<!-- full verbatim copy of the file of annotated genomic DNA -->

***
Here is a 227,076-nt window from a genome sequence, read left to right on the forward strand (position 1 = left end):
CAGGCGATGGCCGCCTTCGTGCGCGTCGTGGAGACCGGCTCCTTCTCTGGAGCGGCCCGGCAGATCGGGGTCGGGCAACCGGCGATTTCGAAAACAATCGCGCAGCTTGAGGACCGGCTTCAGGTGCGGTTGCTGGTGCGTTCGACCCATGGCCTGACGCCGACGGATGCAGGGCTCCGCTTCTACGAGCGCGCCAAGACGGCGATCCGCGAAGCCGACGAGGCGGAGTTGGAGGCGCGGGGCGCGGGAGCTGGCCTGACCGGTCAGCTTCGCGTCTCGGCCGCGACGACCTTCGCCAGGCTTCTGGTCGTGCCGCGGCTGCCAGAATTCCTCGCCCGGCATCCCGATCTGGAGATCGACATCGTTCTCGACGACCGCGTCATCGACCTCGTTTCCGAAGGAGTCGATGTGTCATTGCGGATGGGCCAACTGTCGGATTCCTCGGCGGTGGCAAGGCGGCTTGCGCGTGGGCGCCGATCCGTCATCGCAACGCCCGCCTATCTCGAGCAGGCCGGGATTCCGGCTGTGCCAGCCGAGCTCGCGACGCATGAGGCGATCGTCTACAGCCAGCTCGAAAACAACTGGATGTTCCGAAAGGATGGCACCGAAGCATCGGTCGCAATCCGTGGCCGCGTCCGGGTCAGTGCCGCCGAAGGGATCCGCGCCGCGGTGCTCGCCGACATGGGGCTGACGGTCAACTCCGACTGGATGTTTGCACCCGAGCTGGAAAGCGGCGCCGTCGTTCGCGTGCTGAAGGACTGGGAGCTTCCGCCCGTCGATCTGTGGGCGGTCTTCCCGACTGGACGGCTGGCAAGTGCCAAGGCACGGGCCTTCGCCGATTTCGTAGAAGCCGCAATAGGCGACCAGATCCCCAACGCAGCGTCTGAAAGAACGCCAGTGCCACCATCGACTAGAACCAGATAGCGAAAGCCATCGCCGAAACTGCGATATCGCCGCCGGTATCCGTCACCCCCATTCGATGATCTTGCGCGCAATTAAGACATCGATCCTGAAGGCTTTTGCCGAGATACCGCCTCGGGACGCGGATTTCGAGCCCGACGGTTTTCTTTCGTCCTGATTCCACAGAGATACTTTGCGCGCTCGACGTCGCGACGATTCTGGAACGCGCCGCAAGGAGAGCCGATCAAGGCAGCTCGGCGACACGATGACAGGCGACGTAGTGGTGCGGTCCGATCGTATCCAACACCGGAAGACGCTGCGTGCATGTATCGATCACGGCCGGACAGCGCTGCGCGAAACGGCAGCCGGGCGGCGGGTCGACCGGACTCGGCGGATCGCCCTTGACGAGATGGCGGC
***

Here is a 227,076-nt window from a genome sequence, read left to right on the forward strand (position 1 = left end):
CAGGCGATGGCCGCCTTCGTGCGCGTCGTGGAGACCGGCTCCTTCTCTGGAGCGGCCCGGCAGATCGGGGTCGGGCAACCGGCGATTTCGAAAACAATCGCGCAGCTTGAGGACCGGCTTCAGGTGCGGTTGCTGGTGCGTTCGACCCATGGCCTGACGCCGACGGATGCAGGGCTCCGCTTCTACGAGCGCGCCAAGACGGCGATCCGCGAAGCCGACGAGGCGGAGTTGGAGGCGCGGGGCGCGGGAGCTGGCCTGACCGGTCAGCTTCGCGTCTCGGCCGCGACGACCTTCGCCAGGCTTCTGGTCGTGCCGCGGCTGCCAGAATTCCTCGCCCGGCATCCCGATCTGGAGATCGACATCGTTCTCGACGACCGCGTCATCGACCTCGTTTCCGAAGGAGTCGATGTGTCATTGCGGATGGGCCAACTGTCGGATTCCTCGGCGGTGGCAAGGCGGCTTGCGCGTGGGCGCCGATCCGTCATCGCAACGCCCGCCTATCTCGAGCAGGCCGGGATTCCGGCTGTGCCAGCCGAGCTCGCGACGCATGAGGCGATCGTCTACAGCCAGCTCGAAAACAACTGGATGTTCCGAAAGGATGGCACCGAAGCATCGGTCGCAATCCGTGGCCGCGTCCGGGTCAGTGCCGCCGAAGGGATCCGCGCCGCGGTGCTCGCCGACATGGGGCTGACGGTCAACTCCGACTGGATGTTTGCACCCGAGCTGGAAAGCGGCGCCGTCGTTCGCGTGCTGAAGGACTGGGAGCTTCCGCCCGTCGATCTGTGGGCGGTCTTCCCGACTGGACGGCTGGCAAGTGCCAAGGCACGGGCCTTCGCCGATTTCGTAGAAGCCGCAATAGGCGACCAGATCCCCAACGCAGCGTCTGAAAGAACGCCAGTGCCACCATCGACTAGAACCAGATAGCGAAAGCCATCGCCGAAACTGCGATATCGCCGCCGGTATCCGTCACCCCCATTCGATGATCTTGCGCGCAATTAAGACATCGATCCTGAAGGCTTTTGCCGAGATACCGCCTCGGGACGCGGATTTCGAGCCCGACGGTTTTCTTTCGTCCTGATTCCACAGAGATACTTTGCGCGCTCGACGTCGCGACGATTCTGGAACGCGCCGCAAGGAGAGCCGATCAAGGCAGCTCGGCGACACGATGACAGGCGACGTAGTGGTGCGGTCCGATCGTATCCAACACCGGAAGACGCTGCGTGCATGTATCGATCACGGCCGGACAGCGCTGCGCGAAACGGCAGCCGGGCGGCGGGTCGACCGGACTCGGCGGATCGCCCTTGACGAGATGGCGGC